“However, estrogen also protects against heart disease, and recent research has suggested that the suppression of estrogen raises the risk of cardiovascular disease, said the study’s lead author, Anne H. Blaes, MD, MS, an associate professor in hematology and oncology at the University of Minnesota.”
“Acupuncture may be a viable treatment for women experiencing hot flashes as a result of estrogen-targeting therapies to treat breast cancer, according to a new study from researchers at the Perelman School of Medicine at the University of Pennsylvania. Hot flashes are particularly severe and frequent in breast cancer survivors, but current FDA-approved remedies for these unpleasant episodes, such as hormone replacement therapies are off-limits to breast cancer survivors because they include estrogen. The results of the study are published this week in the Journal of Clinical Oncology.
” ‘Though most people associate hot flashes with menopause, the episodes also affect many breast cancer survivors who have low estrogen levels and often undergo premature menopause, following treatment with chemotherapy or surgery,’ said lead author Jun J. Mao, MD, MSCE, associate professor of Family Medicine and Community Health. ‘These latest results clearly show promise for managing hot flashes experienced by breast cancer survivors through the use of acupuncture, which in previous studies has also been proven to be an effective treatment for joint pain in this patient population.’ “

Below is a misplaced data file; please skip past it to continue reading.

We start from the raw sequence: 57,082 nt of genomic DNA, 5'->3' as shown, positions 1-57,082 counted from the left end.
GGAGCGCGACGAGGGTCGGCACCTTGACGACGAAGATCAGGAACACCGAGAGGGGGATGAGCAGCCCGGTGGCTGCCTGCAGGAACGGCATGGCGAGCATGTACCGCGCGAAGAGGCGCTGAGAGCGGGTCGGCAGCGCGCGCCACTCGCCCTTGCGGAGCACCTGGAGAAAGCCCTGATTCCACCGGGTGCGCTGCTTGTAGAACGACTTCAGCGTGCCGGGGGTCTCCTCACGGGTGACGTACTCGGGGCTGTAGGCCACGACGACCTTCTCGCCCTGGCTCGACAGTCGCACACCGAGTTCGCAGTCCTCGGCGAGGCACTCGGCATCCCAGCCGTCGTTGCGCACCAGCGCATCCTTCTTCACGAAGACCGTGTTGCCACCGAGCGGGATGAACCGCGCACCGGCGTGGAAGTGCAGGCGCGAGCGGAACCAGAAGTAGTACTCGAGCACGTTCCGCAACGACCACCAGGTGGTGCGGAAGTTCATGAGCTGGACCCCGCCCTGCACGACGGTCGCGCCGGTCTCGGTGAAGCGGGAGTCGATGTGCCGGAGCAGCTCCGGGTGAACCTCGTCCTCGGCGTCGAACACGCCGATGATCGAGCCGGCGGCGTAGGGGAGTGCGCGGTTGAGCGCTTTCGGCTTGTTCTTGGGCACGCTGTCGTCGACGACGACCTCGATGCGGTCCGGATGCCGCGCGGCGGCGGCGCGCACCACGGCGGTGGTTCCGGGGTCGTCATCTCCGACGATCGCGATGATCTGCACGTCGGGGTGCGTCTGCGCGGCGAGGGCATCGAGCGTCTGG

Earlier this year, a new treatment option was added to the arsenal for ER-positive breast cancer in postmenopausal women when the U.S. Food and Drug Administration (FDA) approved the combination of letrozole (Femara) and palbociclib (Ibrance). Continue reading…